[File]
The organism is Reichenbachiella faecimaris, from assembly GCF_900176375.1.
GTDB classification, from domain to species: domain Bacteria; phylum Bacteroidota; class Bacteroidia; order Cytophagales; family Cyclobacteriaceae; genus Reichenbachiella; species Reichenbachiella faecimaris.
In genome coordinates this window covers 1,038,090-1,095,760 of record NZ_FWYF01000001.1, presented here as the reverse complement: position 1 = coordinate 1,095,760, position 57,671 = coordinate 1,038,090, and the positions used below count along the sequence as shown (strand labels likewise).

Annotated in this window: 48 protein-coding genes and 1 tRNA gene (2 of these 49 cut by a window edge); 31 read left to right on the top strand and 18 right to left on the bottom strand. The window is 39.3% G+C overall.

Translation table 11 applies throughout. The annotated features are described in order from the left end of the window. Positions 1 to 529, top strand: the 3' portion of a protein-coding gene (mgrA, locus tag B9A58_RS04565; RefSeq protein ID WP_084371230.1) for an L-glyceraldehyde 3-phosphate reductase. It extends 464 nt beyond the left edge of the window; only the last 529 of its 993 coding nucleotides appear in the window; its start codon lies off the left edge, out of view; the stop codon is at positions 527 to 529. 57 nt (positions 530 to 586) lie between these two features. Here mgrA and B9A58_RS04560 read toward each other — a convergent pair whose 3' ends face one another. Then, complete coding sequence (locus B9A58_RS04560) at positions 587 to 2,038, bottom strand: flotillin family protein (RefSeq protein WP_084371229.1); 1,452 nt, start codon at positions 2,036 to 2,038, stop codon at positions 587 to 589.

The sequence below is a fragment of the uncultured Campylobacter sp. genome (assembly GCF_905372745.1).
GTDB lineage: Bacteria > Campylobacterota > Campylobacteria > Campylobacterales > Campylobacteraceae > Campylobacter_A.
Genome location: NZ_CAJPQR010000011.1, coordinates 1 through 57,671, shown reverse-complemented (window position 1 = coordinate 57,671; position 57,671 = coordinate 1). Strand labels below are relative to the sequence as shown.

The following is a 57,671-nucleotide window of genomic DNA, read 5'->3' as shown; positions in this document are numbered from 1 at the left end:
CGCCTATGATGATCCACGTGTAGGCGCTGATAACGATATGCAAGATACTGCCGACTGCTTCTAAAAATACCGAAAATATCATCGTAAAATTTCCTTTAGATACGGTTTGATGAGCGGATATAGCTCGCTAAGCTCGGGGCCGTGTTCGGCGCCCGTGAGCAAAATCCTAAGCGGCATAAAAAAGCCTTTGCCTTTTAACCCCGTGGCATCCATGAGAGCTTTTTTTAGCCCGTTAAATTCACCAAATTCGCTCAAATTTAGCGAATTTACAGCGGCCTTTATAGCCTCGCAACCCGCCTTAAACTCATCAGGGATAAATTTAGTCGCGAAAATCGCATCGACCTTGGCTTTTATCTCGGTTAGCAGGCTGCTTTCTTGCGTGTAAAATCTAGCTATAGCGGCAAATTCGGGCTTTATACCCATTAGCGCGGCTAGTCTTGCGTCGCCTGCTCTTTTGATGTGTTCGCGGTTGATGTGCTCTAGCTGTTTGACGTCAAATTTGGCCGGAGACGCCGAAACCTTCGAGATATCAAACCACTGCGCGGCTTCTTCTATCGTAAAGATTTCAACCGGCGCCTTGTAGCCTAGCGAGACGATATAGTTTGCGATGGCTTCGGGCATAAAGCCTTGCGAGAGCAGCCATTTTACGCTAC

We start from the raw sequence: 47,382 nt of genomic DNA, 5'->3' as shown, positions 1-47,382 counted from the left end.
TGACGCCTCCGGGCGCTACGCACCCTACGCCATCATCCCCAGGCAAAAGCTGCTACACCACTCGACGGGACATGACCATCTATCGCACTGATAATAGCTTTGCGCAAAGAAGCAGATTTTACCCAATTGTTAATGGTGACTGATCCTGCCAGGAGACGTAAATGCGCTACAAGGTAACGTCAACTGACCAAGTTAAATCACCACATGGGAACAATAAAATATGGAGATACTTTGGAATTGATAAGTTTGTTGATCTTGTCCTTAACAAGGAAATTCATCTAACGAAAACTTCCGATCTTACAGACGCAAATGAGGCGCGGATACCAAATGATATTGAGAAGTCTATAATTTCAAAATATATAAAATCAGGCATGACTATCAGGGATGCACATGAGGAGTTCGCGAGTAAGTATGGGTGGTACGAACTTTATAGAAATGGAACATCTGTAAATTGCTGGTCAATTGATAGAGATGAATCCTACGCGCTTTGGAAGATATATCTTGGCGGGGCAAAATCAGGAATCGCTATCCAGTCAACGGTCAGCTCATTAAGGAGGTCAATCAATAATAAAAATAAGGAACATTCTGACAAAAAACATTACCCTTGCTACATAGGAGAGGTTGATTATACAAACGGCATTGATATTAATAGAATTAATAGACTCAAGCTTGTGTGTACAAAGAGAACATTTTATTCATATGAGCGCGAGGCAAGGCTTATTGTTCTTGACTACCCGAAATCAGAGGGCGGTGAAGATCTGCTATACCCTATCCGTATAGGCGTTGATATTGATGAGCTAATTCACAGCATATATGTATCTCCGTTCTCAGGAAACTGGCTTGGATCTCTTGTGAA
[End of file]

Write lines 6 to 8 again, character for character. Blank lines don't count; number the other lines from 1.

The sequence below is a fragment of the uncultured Campylobacter sp. genome (assembly GCF_905372745.1).
GTDB lineage: Bacteria > Campylobacterota > Campylobacteria > Campylobacterales > Campylobacteraceae > Campylobacter_A.
Genome location: NZ_CAJPQR010000011.1, coordinates 1 through 57,671, shown reverse-complemented (window position 1 = coordinate 57,671; position 57,671 = coordinate 1). Strand labels below are relative to the sequence as shown.